By Russell Horton, Reference Archivist
“If I die a prisoner of war, I would like to have this diary sent to my Father, A. Ingersoll, Waupun, Wis.”
-Frank J. Ingersoll, Diary Entry, ca. September 1864
In the first two years of the Civil War, soldiers from either side of the conflict who were taken prisoner could realistically expect to be released in a relatively short period of time, either through parole or prisoner exchange. This began changing in 1863, as Union officials realized releasing Rebel prisoners allowed the smaller Confederate Army to maintain its strength and that the larger Union Army could withstand having thousands of soldiers held prisoner. Thus, the United States ordered an end to prisoner exchanges.
While this helped hasten an end to the war, it often resulted in misery for Union soldiers captured in battle during the second half of the war. The South had enough trouble feeding and equipping its own soldiers, much less thousands of Union prisoners. Northern men in Confederate prisons like Libby and Andersonville, now with no hope of exchange, faced starvation, exposure, and illness that all too often led to death.
A Waupun, Wisconsin resident, Frank J. Ingersoll was 21 years old when he enlisted into Company K, 10th Wisconsin Infantry Regiment on September 7, 1861. Listing his occupation as “artist,” Ingersoll kept two very descriptive diaries throughout his service in the Civil War. The 10th Wisconsin trained at Camp Holton in Milwaukee and spent the first year of the war performing guard duty and destroying railroads in Tennessee and Kentucky. They saw their first major action on October 8, 1862 at Perryville, where the regiment suffered 48 dead and 97 wounded. Their involvement in the Battle of Stones River on December 31, 1862 was limited, but Ingersoll described a near miss in his diary entry for that day—“Fighting today. Got a ball through my coat tail and damaged this book as you see.”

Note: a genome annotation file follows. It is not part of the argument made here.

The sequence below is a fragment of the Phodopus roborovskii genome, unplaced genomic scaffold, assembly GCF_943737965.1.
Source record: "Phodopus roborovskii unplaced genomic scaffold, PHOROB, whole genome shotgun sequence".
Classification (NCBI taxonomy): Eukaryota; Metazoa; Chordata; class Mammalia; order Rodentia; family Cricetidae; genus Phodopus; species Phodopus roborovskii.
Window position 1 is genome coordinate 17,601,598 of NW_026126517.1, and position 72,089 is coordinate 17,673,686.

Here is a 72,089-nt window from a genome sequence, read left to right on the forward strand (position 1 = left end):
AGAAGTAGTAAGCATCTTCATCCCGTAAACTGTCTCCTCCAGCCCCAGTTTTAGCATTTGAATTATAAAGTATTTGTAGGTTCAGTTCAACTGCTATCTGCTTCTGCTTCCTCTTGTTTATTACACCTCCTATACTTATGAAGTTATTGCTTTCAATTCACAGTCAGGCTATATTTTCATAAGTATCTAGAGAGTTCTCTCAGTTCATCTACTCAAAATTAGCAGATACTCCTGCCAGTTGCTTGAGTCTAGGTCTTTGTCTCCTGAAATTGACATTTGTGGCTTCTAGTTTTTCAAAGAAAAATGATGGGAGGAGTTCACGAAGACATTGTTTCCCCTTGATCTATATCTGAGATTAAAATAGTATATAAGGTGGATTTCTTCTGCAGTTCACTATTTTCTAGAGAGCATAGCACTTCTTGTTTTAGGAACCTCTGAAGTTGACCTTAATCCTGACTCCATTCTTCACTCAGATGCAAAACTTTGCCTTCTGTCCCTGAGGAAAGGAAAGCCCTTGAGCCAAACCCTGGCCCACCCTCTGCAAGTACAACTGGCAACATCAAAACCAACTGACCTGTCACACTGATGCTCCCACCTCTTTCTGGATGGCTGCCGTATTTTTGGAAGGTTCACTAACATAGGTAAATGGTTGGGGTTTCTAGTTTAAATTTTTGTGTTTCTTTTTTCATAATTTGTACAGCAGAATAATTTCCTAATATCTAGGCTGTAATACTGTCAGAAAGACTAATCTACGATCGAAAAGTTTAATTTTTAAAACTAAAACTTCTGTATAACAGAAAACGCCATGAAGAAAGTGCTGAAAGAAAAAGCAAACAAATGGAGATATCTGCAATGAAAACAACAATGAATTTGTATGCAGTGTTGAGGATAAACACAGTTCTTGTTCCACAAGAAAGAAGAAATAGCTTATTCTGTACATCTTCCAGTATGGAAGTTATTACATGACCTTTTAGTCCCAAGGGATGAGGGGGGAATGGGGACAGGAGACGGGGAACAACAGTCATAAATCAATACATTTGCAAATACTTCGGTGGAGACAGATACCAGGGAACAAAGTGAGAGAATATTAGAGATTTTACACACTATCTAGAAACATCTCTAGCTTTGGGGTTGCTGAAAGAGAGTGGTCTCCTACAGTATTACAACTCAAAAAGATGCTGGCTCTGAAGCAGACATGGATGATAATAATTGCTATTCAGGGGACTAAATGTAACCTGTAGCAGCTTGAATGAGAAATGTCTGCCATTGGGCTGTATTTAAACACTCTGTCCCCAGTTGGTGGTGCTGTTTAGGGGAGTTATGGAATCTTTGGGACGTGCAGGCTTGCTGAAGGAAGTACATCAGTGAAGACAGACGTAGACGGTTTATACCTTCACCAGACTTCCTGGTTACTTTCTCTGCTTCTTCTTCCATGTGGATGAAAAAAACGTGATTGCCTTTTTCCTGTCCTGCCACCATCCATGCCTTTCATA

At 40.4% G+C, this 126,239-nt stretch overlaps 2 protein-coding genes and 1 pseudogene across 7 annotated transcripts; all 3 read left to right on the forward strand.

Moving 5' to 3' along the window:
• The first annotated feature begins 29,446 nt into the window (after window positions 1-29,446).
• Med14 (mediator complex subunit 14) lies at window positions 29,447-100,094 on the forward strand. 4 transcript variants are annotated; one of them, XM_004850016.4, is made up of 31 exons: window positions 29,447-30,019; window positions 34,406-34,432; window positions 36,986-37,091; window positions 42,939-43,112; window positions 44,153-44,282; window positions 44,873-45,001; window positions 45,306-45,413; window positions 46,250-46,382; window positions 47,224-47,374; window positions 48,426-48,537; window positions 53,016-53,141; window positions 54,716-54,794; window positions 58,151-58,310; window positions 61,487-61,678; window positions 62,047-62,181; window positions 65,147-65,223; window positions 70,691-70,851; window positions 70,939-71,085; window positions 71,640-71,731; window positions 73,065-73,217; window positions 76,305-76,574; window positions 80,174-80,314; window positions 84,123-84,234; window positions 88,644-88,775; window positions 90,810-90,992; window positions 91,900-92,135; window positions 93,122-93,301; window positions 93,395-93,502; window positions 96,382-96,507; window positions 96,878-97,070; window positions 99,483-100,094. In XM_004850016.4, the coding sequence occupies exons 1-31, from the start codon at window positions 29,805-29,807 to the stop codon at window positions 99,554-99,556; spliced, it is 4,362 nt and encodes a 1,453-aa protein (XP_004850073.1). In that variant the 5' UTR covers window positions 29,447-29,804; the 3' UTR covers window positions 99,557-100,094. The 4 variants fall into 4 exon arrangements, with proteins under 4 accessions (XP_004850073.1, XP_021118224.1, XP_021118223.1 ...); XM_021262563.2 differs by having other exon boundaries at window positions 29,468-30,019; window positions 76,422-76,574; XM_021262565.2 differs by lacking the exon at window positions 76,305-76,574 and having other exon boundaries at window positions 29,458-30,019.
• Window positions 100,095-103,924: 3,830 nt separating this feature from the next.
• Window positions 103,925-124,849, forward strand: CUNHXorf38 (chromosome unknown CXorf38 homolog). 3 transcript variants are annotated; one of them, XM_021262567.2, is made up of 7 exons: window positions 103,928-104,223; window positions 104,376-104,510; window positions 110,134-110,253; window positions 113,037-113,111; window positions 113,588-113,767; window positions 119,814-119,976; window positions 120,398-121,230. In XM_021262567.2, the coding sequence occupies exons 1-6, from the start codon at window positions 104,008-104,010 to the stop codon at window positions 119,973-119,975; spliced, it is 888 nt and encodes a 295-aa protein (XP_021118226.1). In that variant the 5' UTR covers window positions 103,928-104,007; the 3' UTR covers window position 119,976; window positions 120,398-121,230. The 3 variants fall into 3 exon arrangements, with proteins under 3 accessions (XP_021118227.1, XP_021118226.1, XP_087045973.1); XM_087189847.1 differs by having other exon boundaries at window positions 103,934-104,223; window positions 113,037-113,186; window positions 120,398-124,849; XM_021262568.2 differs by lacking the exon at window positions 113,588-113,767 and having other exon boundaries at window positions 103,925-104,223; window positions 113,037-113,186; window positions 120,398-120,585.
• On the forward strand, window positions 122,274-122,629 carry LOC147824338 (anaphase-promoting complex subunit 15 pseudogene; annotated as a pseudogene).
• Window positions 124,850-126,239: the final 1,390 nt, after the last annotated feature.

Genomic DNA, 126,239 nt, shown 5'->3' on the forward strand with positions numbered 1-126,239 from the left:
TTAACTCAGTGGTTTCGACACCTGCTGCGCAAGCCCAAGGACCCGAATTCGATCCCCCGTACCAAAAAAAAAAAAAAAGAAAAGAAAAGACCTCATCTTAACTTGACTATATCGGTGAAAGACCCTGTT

The next major battle Ingersoll saw was Chickamauga, where on September 20, 1863 the 10th Wisconsin was left exposed and almost the entire regiment was captured. Held at Libby Prison in Richmond, their initial hope was that they would soon be exchanged. Ingersoll wrote on October 28, “This afternoon the whole story of Exchange is again exploded. The papers state that our Government desires no exchange during the remainder of the war. No mention is made of paroling.” Ingersoll moved from Libby to Danville before spending almost five months at the infamous Andersonville Prison. His final destination was the Confederate prison in Florence, South Carolina in October 1864.
There, his diary entries became increasingly unfocused as he battled illness. Poetry was mixed with proverbs, recipes, lists of fellow prisoners who died, and the price of food as Ingersoll sought to occupy his mind and divert his thoughts from the hopelessness of his captivity. Ingersoll died on February 15, 1865, mere weeks before many of the Union soldiers at Florence were finally paroled as the Confederates lost all interest and ability to hold prisoners. His regiment, unaware of his fate, listed him as a prisoner of war at their muster out in October 1865.
Ingersoll’s story, kept alive through his diaries, highlights the cessation of prisoner exchanges as an example of how the Union gave their last full measure in the final years of the Civil War. Victory was achieved, but at a very high cost.
“The owner of this Book Died Near Florence, SC, Federal Prisoner of War.”
-Final Diary Entry, written by fellow member of Company K and fellow prisoner of war Joseph Kolhamer, February 15, 1865